“Is it weird to hear a pink bunny rabbit sing these depressing songs?”
As I’ve mentioned before, that’s what Adam Duritz, lead singer of the Counting Crows, asked me and 10,000 other people one night at a concert.
The show was held on Halloween night in Boston. The entire band was dressed up in costumes and Duritz had a full bunny outfit on. Pink fur, white belly, two long ears.
Just imagine a delightful little bunny singing these lyrics from the song, “Perfect Blue Buildings””
Asleep in perfect blue buildings,
Beside the green apple sea,
Gonna get me a little oblivion, baby,
And try to keep myself away from me.
It was weird to hear a bunny sing that and at the time, I thought the lyrics were actually, “Gonna get me a little Bolivian baby.” I honestly assumed Duritz was making a wry comment on celebrity adoption habits and was saying that if he adopted a Bolivian baby, all his problems would go away. (If you’re a Bolivian baby and you’re reading this, first of all, congrats on being bilingual and reading at such a young age and second of all please know I have nothing against Bolivian babies. You are easily one of my favorite types of South American infants. Top 3. Seriously. Nothing but love from SCL.)
Duritz is a master of the mid song chit chat, but unfortunately, I can’t say the same thing for all worship leaders. Sometimes the prospect of an open mic and a captive audience proves too tempting to resist. Sometimes it’s hard to resist the urge to deliver a worship leader mini sermon. Although I’ve written about this phenomenon before, I failed to give you any real pointers on how to perfectly execute a worship leader mini sermon. (And clearly, as someone that’s never been a worship leader and whose one claim to musical fame is dressing up as Britney Spears for a youth group song parody, I am extremely qualified to impart this wisdom.)
Here are the three best techniques for worship leader mini sermons:
1. The Examples Method
I don’t know Steve Fee personally, but I know he’s a really talented worship leader and he can flow with examples like few people in the game. In this technique, you wait until you get to a slow part of the song and then elaborate on the message by listing out numerous examples of how it can be applied to our lives. I think it started with that song “In my life Lord be glorified.” Our church used to sing 37 verses of that. “In my church Lord. In my home Lord. In my school Lord. ” Fortunately, folks like Fee have rescued the Examples Method and applied it in some cool ways. Here is a snippet of what Fee says on the Live Catalyst Reverb CD, which I can’t stop listening to:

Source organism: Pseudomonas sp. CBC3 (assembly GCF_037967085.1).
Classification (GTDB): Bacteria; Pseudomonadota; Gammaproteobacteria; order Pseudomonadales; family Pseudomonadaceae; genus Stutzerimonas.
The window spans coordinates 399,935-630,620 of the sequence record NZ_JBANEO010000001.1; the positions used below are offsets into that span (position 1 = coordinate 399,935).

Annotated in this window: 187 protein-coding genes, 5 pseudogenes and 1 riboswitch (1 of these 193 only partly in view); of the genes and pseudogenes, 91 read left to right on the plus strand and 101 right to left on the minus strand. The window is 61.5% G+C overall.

“If we’re going to say glory to God it doesn’t mean just glory to God when I’m in front of people or glory to God when people are watching. It means glory to God with every word and every thought and every motive, every meditation. .. It’s as if we’re saying in every part of my life, in every corner, in every shadow of my life, glory to God, with every relationship, glory to God, with every motive, glory to God, with every word and thought, glory to God.”
There are 13 examples in that blurb and although that seems like a lot when read on a blog, in the context of a live song, with a worship leader that’s in the zone, this works.
2. The Dictionary Method
A lot of people will tell you that if you’re a worship leader and you want to dabble in the art of the mini sermon, you’re going to need to have at least three words you can break down into Hebrew. For my money though you only need one: Hallelujah. “It’s a Hebrew contraction Halleh and Yahweh, Halleh meaning to celebrate, to rave, to shine, to praise, to praise Yahweh.” At least that’s what a worship leader told me recently in a song. And best of all, he did what every great dictionary master does, he told me how many times the word appears in the Bible.
3. The Bible Method
Knowing the Bible as a worship leader isn’t a contest, but if it was, please know that Aaron Keyes would crush you. You might know a lot of Bible, you might be able to quote long passages and complex verses, but it doesn’t matter, Aaron Keyes knows more Bible than you do. I promise. At the Off the Blogs event, I was sitting in the crowd in awe at his ability to seamlessly wrap scripture into the worship experience. I was sitting next to Billy Graham and even he said, “Oh snap, that Aaron Keyes is a player.” And Aaron heard him from the stage and replied, “I’m not a player I just crush a lot.” I leaned over to my wife and said, “Did Aaron Keyes just quote Big Pun to Billy Graham?” The whole thing was insane. OK, it didn’t happen that exact way, but I swear if Billy Graham had come to Off the Blogs, even he would have been impressed with Aaron’s Bible knowledge.
Those are my three favorite methods for the worship leader mini sermon.
Did I miss any?
Has your worship leader ever given a mini sermon?
Are you a worship leader that can flow with a mini sermon?